By Ju-min Park and Satoshi Sugiyama
TOKYO (Reuters) – The moment he laid eyes on Shinzo Abe’s ashen face, Shingo Nakaoka knew that any attempt to revive the former Japanese premier was likely to be in vain.
By the time the 64-year-old doctor had rushed to the scene from his nearby clinic within minutes of Abe’s shooting on July 8, the stricken lawmaker’s face was bloodless from deep gunshot wounds to the neck.
“What struck me immediately was just how pallid his face was,” Nakaoka told Reuters by phone days after the assassination.
“When we massaged his heart, his body didn’t twitch. He was barely conscious and he was just so pale, I knew immediately he was in critical danger.”
A physician at his namesake clinic, Nakaoka said he sprang into action when a patient who had been present when Abe was shot rushed in, panicked, shouting for him to come and help.
With his nurses, Nakaoka ran down the three flights of stairs and short distance to the scene. Someone who appeared to be from Abe’s entourage immediately handed him an automated external defibrillator (AED), but it did not turn on, he said.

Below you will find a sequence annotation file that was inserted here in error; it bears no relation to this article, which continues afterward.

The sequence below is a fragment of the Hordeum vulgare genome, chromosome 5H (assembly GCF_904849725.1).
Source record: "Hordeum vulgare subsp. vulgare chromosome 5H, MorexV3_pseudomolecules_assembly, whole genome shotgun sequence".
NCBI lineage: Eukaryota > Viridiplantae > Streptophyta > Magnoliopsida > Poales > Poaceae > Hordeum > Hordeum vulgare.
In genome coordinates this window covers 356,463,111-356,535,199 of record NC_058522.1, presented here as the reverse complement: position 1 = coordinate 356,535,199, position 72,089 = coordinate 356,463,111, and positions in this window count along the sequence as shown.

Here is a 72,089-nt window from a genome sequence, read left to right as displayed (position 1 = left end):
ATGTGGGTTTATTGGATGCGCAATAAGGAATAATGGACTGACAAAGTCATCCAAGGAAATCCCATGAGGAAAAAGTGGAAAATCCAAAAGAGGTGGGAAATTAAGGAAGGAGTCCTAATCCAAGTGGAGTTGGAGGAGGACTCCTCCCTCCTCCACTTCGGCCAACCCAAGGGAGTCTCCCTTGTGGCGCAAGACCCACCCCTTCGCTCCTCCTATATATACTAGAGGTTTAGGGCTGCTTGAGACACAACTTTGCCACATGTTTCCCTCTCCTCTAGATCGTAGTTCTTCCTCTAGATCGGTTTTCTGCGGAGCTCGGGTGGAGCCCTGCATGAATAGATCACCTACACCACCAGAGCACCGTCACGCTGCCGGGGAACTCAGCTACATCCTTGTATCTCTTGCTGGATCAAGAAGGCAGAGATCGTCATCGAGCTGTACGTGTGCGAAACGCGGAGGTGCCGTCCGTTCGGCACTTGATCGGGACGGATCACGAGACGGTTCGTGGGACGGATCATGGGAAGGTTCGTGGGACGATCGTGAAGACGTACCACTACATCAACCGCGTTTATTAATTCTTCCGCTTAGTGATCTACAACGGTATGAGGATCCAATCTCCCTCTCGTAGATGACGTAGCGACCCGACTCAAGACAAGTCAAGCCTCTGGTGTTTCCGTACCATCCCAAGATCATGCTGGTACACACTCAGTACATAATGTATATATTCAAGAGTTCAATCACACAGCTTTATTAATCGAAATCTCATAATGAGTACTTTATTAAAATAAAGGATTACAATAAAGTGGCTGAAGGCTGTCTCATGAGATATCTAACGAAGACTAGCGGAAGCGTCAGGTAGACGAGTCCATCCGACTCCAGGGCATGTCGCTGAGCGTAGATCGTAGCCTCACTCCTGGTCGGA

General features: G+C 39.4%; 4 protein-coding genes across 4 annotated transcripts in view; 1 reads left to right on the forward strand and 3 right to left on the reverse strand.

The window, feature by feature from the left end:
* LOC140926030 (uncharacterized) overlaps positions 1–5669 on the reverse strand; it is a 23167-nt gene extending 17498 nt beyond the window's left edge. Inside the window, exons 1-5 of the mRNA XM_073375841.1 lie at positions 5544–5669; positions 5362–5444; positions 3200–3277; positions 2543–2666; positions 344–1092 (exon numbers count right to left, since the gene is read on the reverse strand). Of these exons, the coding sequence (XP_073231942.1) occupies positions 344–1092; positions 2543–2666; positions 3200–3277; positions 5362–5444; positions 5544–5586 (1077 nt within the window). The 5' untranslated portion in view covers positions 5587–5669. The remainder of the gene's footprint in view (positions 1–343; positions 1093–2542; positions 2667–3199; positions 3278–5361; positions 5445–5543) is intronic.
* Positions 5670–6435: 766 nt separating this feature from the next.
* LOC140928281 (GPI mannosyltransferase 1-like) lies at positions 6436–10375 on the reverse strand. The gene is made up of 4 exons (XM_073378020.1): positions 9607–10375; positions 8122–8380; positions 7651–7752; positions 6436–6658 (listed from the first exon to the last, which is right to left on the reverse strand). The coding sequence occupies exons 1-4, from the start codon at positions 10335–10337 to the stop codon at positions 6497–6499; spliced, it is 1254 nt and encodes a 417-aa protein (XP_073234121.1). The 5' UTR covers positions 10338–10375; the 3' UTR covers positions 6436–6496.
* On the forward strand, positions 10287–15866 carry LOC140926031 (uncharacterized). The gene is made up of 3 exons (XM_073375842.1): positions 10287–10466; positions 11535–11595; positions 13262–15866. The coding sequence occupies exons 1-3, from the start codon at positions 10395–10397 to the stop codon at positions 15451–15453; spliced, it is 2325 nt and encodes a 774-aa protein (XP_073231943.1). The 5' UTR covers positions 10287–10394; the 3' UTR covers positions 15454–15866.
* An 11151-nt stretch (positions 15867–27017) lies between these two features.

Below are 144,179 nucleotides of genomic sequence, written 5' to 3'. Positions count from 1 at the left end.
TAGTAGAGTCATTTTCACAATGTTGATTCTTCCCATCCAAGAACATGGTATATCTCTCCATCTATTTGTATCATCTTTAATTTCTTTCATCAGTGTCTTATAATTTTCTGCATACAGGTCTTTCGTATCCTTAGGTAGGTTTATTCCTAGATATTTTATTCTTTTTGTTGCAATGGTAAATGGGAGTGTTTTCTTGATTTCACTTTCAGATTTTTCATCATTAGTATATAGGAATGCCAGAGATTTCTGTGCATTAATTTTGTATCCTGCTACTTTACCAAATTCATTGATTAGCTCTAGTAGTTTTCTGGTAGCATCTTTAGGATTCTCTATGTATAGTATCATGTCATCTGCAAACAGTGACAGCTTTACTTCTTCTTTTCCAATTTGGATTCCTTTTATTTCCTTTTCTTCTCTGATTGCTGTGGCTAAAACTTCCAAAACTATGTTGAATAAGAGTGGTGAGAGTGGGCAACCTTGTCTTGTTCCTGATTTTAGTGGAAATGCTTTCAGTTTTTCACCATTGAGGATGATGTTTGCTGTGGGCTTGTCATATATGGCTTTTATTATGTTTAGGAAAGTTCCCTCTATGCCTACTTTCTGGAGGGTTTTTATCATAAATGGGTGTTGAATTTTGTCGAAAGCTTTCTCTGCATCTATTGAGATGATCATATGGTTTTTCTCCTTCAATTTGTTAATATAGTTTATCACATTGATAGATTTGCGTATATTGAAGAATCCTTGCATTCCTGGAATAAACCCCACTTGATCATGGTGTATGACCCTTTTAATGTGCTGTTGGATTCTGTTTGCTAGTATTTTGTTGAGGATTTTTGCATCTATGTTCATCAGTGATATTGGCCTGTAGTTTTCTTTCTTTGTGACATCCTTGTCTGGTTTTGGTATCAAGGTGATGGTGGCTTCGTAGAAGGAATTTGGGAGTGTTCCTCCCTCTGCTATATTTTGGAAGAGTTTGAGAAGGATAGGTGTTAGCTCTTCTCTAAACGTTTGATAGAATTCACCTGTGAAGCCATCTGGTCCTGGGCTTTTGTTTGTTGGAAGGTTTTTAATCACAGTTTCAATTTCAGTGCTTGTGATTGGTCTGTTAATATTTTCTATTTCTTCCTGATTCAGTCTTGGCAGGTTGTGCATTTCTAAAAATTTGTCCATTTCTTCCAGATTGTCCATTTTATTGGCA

One of his three nurses ran back to the clinic to fetch another machine.
But when he hooked it up to Abe, a voice message from the AED said “not applicable”, Nakaoka said. That can happen when the heart is beating normally, or not at all.
The local fire department’s log released last week showed that first responders supposed Abe was in cardiac arrest within minutes of the shooting.
With no other recourse, Nakaoka took turns with his nurses to pump Abe’s chest manually.
But with too much blood lost, there was little chance of resuscitation on the spot, he said.
“At the time, I was just so desperate,” Nakaoka said.
The 67-year-old Abe, who had been giving a pre-election campaign speech to support a fellow party member, was unresponsive throughout, Nakaoka said.
An ambulance arrived at 11:41 a.m., about 11 minutes after Abe went down, a Nara city fire department spokesperson said.
“It felt extremely long,” Nakaoka said. “He needed to get to a major medical centre fast, to stop the bleeding.”
The helicopter carrying Abe’s clinically dead body arrived at Nara Medical University Hospital – about 20 km (12 miles) away – at 12:20 p.m.
“When I think back now, there are moments when I have no idea what my body was doing,” Nakaoka said.
“What I remember very clearly is frantically praying for a miracle so that somehow, this man – who was irreplaceable for Japan, and the world – could be saved.”
Japan’s longest-serving prime minister was declared dead at 5:03 p.m.
(Reporting by Ju-min Park and Satoshi Sugiyama; Additional reporting by Elaine Lies; Editing by Chang-Ran Kim and Lincoln Feast)